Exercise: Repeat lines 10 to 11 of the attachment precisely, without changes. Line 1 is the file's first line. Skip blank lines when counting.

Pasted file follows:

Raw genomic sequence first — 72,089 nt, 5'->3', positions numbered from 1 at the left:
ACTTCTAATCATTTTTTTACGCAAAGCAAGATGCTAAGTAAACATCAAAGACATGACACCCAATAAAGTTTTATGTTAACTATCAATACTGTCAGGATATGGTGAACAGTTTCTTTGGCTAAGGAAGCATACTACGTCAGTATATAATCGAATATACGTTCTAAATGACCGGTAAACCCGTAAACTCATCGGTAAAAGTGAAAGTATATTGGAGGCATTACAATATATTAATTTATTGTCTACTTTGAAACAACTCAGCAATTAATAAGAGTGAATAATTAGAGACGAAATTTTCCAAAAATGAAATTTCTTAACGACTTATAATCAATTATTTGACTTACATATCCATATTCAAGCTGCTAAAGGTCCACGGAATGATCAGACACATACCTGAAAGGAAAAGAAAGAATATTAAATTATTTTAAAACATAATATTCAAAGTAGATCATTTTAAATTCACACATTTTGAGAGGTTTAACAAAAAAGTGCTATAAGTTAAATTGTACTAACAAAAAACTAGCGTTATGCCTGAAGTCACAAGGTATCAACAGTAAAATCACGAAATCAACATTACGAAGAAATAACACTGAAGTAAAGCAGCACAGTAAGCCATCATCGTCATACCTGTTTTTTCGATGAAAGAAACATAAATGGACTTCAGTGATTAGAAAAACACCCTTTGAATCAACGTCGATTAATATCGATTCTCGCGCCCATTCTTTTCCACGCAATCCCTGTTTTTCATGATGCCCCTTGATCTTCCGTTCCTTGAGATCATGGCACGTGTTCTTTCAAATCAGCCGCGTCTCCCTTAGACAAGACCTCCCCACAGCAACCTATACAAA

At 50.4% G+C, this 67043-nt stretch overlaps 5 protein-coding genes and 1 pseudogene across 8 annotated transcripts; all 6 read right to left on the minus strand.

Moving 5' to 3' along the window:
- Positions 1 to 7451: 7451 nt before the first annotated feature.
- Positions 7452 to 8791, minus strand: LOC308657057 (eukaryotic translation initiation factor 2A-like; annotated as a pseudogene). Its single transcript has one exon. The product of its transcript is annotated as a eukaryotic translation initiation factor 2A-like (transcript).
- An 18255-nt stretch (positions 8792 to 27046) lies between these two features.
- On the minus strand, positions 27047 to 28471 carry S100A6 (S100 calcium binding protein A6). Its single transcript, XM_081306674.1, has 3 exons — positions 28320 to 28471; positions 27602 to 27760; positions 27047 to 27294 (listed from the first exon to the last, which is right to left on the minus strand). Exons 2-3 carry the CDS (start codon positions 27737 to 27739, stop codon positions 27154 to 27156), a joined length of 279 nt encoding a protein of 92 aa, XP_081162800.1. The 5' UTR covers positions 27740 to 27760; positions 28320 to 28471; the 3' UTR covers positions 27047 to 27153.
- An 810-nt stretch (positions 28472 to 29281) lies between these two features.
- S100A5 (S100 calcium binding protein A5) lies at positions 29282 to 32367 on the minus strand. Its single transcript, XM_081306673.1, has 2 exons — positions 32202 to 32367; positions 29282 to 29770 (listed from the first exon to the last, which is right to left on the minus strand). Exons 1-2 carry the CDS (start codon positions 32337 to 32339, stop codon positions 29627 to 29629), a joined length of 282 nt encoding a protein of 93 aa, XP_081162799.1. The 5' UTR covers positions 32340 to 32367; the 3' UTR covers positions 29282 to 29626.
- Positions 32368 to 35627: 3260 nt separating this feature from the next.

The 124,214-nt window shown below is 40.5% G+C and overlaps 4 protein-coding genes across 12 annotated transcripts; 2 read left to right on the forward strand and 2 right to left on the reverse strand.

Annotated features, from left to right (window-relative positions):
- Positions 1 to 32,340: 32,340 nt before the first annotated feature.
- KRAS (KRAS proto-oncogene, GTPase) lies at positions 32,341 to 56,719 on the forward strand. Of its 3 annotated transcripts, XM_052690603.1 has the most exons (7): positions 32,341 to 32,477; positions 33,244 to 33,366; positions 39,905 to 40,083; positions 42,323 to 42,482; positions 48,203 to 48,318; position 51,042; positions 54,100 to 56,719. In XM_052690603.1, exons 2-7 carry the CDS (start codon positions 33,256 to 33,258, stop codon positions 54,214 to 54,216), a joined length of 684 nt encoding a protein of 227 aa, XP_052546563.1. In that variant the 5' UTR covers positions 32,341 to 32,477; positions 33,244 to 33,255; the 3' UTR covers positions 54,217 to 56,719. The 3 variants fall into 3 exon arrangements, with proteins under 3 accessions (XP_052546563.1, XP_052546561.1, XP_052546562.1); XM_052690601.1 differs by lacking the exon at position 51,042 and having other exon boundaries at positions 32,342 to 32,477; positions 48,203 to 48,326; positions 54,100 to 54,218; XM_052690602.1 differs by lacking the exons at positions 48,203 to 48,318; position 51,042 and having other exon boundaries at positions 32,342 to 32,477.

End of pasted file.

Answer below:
- S100A5 (S100 calcium binding protein A5) lies at positions 29282 to 32367 on the minus strand. Its single transcript, XM_081306673.1, has 2 exons — positions 32202 to 32367; positions 29282 to 29770 (listed from the first exon to the last, which is right to left on the minus strand). Exons 1-2 carry the CDS (start codon positions 32337 to 32339, stop codon positions 29627 to 29629), a joined length of 282 nt encoding a protein of 93 aa, XP_081162799.1. The 5' UTR covers positions 32340 to 32367; the 3' UTR covers positions 29282 to 29626.
- Positions 32368 to 35627: 3260 nt separating this feature from the next.